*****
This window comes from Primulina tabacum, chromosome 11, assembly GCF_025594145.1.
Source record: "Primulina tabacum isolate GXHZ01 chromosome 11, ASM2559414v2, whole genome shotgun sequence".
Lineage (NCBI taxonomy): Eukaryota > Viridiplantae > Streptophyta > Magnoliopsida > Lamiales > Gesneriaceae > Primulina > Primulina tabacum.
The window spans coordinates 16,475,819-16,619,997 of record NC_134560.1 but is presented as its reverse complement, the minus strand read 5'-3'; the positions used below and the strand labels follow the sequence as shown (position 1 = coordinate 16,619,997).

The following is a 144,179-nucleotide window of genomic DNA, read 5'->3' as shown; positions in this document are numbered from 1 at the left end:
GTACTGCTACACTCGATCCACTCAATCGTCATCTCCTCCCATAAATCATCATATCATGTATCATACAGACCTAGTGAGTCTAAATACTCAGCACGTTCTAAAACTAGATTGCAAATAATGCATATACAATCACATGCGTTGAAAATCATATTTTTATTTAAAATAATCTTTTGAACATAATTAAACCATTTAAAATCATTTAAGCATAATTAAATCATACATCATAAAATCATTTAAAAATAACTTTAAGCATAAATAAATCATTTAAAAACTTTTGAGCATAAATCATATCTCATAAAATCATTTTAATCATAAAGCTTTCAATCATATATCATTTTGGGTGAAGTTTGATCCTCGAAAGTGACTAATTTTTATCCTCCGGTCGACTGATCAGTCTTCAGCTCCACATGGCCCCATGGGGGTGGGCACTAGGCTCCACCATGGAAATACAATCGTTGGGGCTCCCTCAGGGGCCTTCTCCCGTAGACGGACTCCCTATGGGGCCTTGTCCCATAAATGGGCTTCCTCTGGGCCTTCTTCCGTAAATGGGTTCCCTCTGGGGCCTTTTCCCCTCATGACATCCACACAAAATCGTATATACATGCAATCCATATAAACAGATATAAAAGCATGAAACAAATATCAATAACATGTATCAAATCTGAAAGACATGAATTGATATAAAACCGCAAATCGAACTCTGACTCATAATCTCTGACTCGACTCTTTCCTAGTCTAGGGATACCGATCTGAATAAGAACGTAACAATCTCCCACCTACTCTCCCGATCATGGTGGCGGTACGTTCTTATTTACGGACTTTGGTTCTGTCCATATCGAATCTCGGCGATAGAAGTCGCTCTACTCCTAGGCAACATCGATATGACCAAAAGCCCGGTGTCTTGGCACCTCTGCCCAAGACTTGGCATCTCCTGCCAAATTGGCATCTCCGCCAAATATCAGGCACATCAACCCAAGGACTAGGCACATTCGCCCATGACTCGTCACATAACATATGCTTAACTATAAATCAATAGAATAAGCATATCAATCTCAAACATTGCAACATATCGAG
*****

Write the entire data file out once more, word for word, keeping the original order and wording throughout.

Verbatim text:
This window comes from Primulina tabacum, chromosome 11, assembly GCF_025594145.1.
Source record: "Primulina tabacum isolate GXHZ01 chromosome 11, ASM2559414v2, whole genome shotgun sequence".
Lineage (NCBI taxonomy): Eukaryota > Viridiplantae > Streptophyta > Magnoliopsida > Lamiales > Gesneriaceae > Primulina > Primulina tabacum.
The window spans coordinates 16,475,819-16,619,997 of record NC_134560.1 but is presented as its reverse complement, the minus strand read 5'-3'; the positions used below and the strand labels follow the sequence as shown (position 1 = coordinate 16,619,997).

The following is a 144,179-nucleotide window of genomic DNA, read 5'->3' as shown; positions in this document are numbered from 1 at the left end:
GTACTGCTACACTCGATCCACTCAATCGTCATCTCCTCCCATAAATCATCATATCATGTATCATACAGACCTAGTGAGTCTAAATACTCAGCACGTTCTAAAACTAGATTGCAAATAATGCATATACAATCACATGCGTTGAAAATCATATTTTTATTTAAAATAATCTTTTGAACATAATTAAACCATTTAAAATCATTTAAGCATAATTAAATCATACATCATAAAATCATTTAAAAATAACTTTAAGCATAAATAAATCATTTAAAAACTTTTGAGCATAAATCATATCTCATAAAATCATTTTAATCATAAAGCTTTCAATCATATATCATTTTGGGTGAAGTTTGATCCTCGAAAGTGACTAATTTTTATCCTCCGGTCGACTGATCAGTCTTCAGCTCCACATGGCCCCATGGGGGTGGGCACTAGGCTCCACCATGGAAATACAATCGTTGGGGCTCCCTCAGGGGCCTTCTCCCGTAGACGGACTCCCTATGGGGCCTTGTCCCATAAATGGGCTTCCTCTGGGCCTTCTTCCGTAAATGGGTTCCCTCTGGGGCCTTTTCCCCTCATGACATCCACACAAAATCGTATATACATGCAATCCATATAAACAGATATAAAAGCATGAAACAAATATCAATAACATGTATCAAATCTGAAAGACATGAATTGATATAAAACCGCAAATCGAACTCTGACTCATAATCTCTGACTCGACTCTTTCCTAGTCTAGGGATACCGATCTGAATAAGAACGTAACAATCTCCCACCTACTCTCCCGATCATGGTGGCGGTACGTTCTTATTTACGGACTTTGGTTCTGTCCATATCGAATCTCGGCGATAGAAGTCGCTCTACTCCTAGGCAACATCGATATGACCAAAAGCCCGGTGTCTTGGCACCTCTGCCCAAGACTTGGCATCTCCTGCCAAATTGGCATCTCCGCCAAATATCAGGCACATCAACCCAAGGACTAGGCACATTCGCCCATGACTCGTCACATAACATATGCTTAACTATAAATCAATAGAATAAGCATATCAATCTCAAACATTGCAACATATCGAG